A recent BBC Sport survey suggests that of all 92 league football teams, Liverpool FC are the most expensive team to watch. It is said that even if you were to buy the cheapest available ticket at Anfield, which is currently £39, and take into account additional costs, such as the price of a programme, you would be spending £46.50 to be watching the Reds.
For instance, in comparison to our cheapest tickets at £39, Manchester United charge £28 for theirs and even in swanky Chelsea, supporters can pay just £23.50 to watch the Blues.
Of course, if you were to look at these statistics alone, it would be a grossly unfair reflection on reality. Although Liverpool do charge the most for their cheapest ticket, the most expensive is just £48, meaning the range between the cheapest and most expensive tickets is just £9.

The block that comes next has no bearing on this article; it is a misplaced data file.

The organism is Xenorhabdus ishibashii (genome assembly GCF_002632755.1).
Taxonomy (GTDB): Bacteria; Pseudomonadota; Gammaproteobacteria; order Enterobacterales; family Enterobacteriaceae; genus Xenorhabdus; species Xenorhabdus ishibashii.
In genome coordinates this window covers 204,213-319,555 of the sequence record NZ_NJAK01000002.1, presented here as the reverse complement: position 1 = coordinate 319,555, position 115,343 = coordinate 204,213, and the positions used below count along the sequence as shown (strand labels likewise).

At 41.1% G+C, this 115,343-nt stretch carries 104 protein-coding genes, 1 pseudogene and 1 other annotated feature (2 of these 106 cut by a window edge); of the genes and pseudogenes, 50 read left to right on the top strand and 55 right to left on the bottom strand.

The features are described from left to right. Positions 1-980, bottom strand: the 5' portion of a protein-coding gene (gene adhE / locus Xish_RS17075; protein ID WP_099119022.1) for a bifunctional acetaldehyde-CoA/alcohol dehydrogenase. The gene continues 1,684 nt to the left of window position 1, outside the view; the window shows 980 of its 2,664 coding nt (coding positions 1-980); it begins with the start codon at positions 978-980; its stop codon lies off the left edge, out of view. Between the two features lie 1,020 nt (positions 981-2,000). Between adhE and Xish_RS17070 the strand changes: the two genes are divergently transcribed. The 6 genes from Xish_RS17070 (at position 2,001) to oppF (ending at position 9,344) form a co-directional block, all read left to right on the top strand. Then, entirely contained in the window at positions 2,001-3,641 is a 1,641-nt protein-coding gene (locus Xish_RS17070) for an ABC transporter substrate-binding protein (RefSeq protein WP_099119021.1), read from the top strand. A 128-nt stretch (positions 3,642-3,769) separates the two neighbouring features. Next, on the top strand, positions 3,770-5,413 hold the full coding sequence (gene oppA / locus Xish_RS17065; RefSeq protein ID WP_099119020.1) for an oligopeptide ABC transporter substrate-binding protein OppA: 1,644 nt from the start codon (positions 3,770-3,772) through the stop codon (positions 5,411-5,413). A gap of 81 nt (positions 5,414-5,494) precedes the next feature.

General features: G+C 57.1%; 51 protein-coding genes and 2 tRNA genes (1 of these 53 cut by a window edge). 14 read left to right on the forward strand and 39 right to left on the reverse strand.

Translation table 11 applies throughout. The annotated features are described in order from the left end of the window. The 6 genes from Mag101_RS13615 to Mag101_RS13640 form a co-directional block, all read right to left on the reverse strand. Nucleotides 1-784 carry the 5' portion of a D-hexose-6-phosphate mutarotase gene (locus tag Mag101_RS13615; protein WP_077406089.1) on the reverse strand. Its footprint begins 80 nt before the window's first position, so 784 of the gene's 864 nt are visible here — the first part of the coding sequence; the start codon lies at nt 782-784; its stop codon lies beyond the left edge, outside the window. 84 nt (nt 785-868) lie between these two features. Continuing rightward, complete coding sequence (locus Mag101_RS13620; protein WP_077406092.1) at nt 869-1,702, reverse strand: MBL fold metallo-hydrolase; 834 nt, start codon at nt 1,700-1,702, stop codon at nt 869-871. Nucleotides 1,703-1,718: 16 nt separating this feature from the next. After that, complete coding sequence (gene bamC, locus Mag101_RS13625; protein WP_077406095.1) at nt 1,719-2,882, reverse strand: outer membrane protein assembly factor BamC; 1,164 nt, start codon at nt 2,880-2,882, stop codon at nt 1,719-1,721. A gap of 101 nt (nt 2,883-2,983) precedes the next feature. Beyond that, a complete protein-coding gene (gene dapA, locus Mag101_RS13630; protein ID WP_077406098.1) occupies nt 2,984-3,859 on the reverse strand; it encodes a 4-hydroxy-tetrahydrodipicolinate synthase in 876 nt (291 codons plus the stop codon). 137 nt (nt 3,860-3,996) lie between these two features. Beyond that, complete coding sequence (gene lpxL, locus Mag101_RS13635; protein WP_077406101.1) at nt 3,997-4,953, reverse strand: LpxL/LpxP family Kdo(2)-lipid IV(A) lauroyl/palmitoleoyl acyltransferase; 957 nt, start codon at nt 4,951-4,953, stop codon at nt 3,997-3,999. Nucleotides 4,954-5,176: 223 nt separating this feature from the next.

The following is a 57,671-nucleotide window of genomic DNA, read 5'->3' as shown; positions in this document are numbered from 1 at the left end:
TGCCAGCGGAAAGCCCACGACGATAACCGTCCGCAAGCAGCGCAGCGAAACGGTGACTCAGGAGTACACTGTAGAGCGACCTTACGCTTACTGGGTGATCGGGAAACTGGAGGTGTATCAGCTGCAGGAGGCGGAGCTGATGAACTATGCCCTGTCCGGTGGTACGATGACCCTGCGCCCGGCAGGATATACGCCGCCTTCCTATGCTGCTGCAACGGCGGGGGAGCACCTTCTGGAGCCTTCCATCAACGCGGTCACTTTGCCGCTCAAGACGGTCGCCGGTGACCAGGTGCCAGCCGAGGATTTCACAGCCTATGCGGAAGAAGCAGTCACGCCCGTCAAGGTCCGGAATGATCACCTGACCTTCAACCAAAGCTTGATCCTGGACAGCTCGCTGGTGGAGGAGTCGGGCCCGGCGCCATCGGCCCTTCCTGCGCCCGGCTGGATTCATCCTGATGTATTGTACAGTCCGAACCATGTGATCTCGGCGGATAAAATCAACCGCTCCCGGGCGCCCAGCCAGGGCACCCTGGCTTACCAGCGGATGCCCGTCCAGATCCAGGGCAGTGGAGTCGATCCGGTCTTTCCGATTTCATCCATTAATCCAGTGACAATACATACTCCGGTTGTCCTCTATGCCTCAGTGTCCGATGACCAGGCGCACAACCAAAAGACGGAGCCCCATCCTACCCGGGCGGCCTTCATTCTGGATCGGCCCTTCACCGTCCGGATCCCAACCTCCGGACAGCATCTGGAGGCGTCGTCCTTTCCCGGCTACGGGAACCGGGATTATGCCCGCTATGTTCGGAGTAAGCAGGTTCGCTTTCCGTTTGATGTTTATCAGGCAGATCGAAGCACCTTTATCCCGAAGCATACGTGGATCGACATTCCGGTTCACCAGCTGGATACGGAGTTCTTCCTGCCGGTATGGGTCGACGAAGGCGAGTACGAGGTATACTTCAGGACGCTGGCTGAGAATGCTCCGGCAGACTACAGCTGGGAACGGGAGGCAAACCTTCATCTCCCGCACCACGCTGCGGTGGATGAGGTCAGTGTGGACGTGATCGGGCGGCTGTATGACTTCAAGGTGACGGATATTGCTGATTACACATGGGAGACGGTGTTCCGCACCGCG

This is in stark contrast to clubs such as Chelsea and Arsenal, who charge £87 and £100 respectively for the most expensive seats.
It is, however, worrying reading, especially as the ongoing saga regarding the future of Anfield is still no further down the line than it was five years ago.
The club has to raise prices due to the limited capacity, but even so, we are not generating anywhere near as much revenue from ticket sales as the likes of Manchester United and Arsenal. This has severely hampered Liverpool managers of late in the transfer market, and FSG have generously forked out their own money to support King Kenny – money which may otherwise have come from increased ticket sales.
The Gunners, who moved from Highbury to the Emirates Stadium in the summer of 2006, are a perfect example of how a new stadium can dramatically increase funds available to the club. The fact that Arsene Wenger refuses to spend any of this money is purely because his attitude is like that of a stubborn toddler.
For all involved at Liverpool Football Club – FSG, Kenny Dalglish, and ourselves, the fans – the right decision must be made. Whatever the decision may be, finding a solution to our stadium concerns is a must.